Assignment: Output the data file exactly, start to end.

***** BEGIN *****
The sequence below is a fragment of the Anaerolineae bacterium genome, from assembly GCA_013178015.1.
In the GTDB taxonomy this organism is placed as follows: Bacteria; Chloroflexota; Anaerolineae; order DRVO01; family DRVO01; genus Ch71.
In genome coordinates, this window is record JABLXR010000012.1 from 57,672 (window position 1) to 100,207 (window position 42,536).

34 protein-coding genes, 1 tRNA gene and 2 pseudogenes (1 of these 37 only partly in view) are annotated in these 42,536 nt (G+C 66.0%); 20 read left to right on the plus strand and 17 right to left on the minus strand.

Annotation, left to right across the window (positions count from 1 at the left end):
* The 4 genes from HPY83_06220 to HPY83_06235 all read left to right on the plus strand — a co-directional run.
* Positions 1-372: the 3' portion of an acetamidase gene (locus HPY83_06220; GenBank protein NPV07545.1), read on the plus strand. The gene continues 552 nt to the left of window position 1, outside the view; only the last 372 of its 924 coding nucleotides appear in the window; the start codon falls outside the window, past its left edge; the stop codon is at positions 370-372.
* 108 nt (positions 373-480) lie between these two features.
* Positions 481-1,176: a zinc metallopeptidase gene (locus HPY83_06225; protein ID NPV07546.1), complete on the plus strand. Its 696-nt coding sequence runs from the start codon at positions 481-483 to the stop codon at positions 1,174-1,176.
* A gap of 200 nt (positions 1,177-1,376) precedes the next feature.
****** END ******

The sequence below is a fragment of the Anaerolineae bacterium genome, from assembly GCA_013178015.1.
In the GTDB taxonomy this organism is placed as follows: Bacteria; Chloroflexota; Anaerolineae; order DRVO01; family DRVO01; genus Ch71.
In genome coordinates, this window is record JABLXR010000012.1 from 57,672 (window position 1) to 100,207 (window position 42,536).

34 protein-coding genes, 1 tRNA gene and 2 pseudogenes (1 of these 37 only partly in view) are annotated in these 42,536 nt (G+C 66.0%); 20 read left to right on the plus strand and 17 right to left on the minus strand.

Annotation, left to right across the window (positions count from 1 at the left end):
* The 4 genes from HPY83_06220 to HPY83_06235 all read left to right on the plus strand — a co-directional run.
* Positions 1-372: the 3' portion of an acetamidase gene (locus HPY83_06220; GenBank protein NPV07545.1), read on the plus strand. The gene continues 552 nt to the left of window position 1, outside the view; only the last 372 of its 924 coding nucleotides appear in the window; the start codon falls outside the window, past its left edge; the stop codon is at positions 370-372.
* 108 nt (positions 373-480) lie between these two features.
* Positions 481-1,176: a zinc metallopeptidase gene (locus HPY83_06225; protein ID NPV07546.1), complete on the plus strand. Its 696-nt coding sequence runs from the start codon at positions 481-483 to the stop codon at positions 1,174-1,176.
* A gap of 200 nt (positions 1,177-1,376) precedes the next feature.